Florida Governor Rick Scott announced Tuesday his state has filed suit against Georgia in the U. S. Supreme Court over water consumption. “Georgia has refused to fairly share the waters that flow between our two states, so to stop Georgia’s unmitigated consumption of water we have brought the matter before the U.S. Supreme Court. Georgia’s over-consumption of water threatens the existence of Apalachicola Bay and the future economic development of the region,” Scott said in a written news release.
Georgia’s new top judge says the state is already seeing the benefits of several years of criminal justice reform. Hugh Thompson took over as the Georgia Supreme Court’s chief justice in August. He said in an interview with GPB the adult prison population is stabilizing. He also said he’s keenly interested in following the juvenile justice reforms the General Assembly enacted earlier this year.
Attorneys for three different parties presented arguments to the Georgia Supreme Court about an ongoing border war Tuesday. Monroe County and Bibb County have been in legal limbo for several years over where their shared border lies. Secretary of State Brian Kemp appealed to the state Supreme Court after a lower court ordered him to accept a new county line between the two.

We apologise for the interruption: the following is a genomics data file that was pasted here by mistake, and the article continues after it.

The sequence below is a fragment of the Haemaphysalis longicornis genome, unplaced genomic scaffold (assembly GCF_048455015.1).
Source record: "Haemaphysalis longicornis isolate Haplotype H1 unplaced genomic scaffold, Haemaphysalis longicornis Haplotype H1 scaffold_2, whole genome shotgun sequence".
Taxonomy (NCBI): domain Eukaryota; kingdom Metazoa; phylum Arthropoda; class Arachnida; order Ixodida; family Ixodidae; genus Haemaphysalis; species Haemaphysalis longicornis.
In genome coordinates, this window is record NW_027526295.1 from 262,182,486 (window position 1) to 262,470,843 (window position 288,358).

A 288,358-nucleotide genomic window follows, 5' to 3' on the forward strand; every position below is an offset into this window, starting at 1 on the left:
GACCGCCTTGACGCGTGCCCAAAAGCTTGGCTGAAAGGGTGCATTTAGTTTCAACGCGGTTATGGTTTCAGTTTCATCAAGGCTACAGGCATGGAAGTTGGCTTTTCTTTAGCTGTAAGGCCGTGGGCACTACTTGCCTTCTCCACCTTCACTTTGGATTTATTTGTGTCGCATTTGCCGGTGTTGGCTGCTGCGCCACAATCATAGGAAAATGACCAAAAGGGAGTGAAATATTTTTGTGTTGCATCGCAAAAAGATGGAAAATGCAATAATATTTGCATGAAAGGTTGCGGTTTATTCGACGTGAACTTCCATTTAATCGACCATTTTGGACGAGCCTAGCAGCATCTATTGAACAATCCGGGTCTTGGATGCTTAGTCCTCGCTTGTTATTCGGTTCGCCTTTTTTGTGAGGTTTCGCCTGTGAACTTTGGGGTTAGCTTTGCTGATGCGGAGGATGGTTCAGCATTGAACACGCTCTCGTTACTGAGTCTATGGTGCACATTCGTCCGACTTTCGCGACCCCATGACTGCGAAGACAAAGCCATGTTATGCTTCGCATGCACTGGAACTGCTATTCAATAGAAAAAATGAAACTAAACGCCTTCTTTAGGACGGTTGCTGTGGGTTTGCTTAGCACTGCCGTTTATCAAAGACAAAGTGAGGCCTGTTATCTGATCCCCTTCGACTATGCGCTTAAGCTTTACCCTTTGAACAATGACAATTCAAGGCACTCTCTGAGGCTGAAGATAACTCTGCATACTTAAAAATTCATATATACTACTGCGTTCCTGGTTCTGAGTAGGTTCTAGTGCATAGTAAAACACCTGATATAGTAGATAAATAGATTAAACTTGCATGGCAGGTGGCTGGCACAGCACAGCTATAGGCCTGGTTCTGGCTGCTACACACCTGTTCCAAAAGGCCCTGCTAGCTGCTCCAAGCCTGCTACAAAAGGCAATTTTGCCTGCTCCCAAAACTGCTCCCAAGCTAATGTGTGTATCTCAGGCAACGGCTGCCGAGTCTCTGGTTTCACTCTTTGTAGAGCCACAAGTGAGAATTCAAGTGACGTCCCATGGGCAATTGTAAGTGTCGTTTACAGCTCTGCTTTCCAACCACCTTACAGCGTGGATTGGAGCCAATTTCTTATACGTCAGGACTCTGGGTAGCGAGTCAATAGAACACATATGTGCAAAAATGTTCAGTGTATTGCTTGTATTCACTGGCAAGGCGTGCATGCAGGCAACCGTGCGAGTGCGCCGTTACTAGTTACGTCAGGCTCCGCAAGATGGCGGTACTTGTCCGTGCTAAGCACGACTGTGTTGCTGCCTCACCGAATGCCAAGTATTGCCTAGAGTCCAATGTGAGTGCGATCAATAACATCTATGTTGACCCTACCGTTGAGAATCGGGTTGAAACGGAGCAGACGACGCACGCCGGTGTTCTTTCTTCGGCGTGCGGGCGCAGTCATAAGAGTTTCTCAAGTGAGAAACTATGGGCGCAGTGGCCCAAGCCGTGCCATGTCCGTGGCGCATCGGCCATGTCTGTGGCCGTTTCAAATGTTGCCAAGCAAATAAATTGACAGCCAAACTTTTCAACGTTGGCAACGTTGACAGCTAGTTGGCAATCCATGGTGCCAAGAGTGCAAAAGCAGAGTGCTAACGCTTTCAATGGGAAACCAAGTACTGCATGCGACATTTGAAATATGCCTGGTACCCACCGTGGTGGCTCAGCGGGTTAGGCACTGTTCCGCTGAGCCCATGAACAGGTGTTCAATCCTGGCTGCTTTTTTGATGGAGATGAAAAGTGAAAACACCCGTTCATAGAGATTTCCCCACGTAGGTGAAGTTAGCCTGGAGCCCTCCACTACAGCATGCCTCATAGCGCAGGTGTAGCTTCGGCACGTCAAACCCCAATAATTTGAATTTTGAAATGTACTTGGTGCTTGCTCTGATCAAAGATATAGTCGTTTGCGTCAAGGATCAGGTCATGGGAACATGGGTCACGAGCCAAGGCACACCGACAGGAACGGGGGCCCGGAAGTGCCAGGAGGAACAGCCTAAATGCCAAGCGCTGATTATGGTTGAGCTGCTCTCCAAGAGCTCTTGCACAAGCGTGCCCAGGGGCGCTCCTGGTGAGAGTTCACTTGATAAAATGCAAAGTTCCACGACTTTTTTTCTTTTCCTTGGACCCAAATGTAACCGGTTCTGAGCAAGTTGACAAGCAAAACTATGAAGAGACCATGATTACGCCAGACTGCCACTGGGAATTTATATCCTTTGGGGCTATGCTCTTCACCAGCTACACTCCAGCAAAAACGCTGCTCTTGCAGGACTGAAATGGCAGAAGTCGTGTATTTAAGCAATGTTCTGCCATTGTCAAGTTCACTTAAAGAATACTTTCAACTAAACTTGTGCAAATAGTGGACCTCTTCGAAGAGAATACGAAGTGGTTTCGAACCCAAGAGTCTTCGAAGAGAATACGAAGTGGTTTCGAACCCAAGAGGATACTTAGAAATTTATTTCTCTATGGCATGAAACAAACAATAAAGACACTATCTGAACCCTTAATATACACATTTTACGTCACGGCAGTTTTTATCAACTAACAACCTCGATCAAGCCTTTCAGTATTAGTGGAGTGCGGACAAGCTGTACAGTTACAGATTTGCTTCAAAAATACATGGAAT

Chief Justice Hugh Thompson was sworn in Thursday as the Georgia Supreme Court’s new leader. Thompson is the 30th Chief Justice of the state’s highest court. Former Governor Zell Miller appointed Thompson to the Supreme Court in 1994 and performed Thompson’s swearing in ceremony inside the House chambers at the state Capitol.
Governor Nathan Deal responded firmly Wednesday morning to the news that Florida officials plan to file a lawsuit in the ongoing water war between the states. Georgia, Florida and Alabama have been fighting for decades over how much water each is entitled to from their shared river networks.
The U.S. Supreme Court sided with the Federal Trade Commission Tuesday in the fight over a hospital purchase in southwest Georgia. The court ruled unanimously that it violates antitrust laws for the Hospital Authority of Albany-Dougherty County to own both Phoebe Putney Memorial Hospital and Palmyra Medical Center. The authority bought Palmyra in December 2011.
Following Gov. Nathan Deal's lead, Georgia's community health commissioner says the agency is holding off on a wholesale overhaul of the state's Medicaid program because of uncertainty at the federal level.